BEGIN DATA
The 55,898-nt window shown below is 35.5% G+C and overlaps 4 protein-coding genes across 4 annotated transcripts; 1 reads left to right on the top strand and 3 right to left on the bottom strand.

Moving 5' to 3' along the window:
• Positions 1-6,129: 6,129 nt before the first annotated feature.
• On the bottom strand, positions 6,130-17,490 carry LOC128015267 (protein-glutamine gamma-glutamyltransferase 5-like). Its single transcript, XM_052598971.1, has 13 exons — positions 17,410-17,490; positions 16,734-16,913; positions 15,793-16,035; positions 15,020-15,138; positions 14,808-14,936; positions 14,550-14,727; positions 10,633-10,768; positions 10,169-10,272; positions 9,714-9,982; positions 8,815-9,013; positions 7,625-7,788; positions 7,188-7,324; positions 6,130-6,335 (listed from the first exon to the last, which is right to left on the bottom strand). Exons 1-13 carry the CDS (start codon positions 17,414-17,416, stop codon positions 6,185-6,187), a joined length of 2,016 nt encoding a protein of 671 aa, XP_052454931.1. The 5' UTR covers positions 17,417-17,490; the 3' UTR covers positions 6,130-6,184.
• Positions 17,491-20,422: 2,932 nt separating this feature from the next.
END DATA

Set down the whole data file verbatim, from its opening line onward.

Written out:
The 55,898-nt window shown below is 35.5% G+C and overlaps 4 protein-coding genes across 4 annotated transcripts; 1 reads left to right on the top strand and 3 right to left on the bottom strand.

Moving 5' to 3' along the window:
• Positions 1-6,129: 6,129 nt before the first annotated feature.
• On the bottom strand, positions 6,130-17,490 carry LOC128015267 (protein-glutamine gamma-glutamyltransferase 5-like). Its single transcript, XM_052598971.1, has 13 exons — positions 17,410-17,490; positions 16,734-16,913; positions 15,793-16,035; positions 15,020-15,138; positions 14,808-14,936; positions 14,550-14,727; positions 10,633-10,768; positions 10,169-10,272; positions 9,714-9,982; positions 8,815-9,013; positions 7,625-7,788; positions 7,188-7,324; positions 6,130-6,335 (listed from the first exon to the last, which is right to left on the bottom strand). Exons 1-13 carry the CDS (start codon positions 17,414-17,416, stop codon positions 6,185-6,187), a joined length of 2,016 nt encoding a protein of 671 aa, XP_052454931.1. The 5' UTR covers positions 17,417-17,490; the 3' UTR covers positions 6,130-6,184.
• Positions 17,491-20,422: 2,932 nt separating this feature from the next.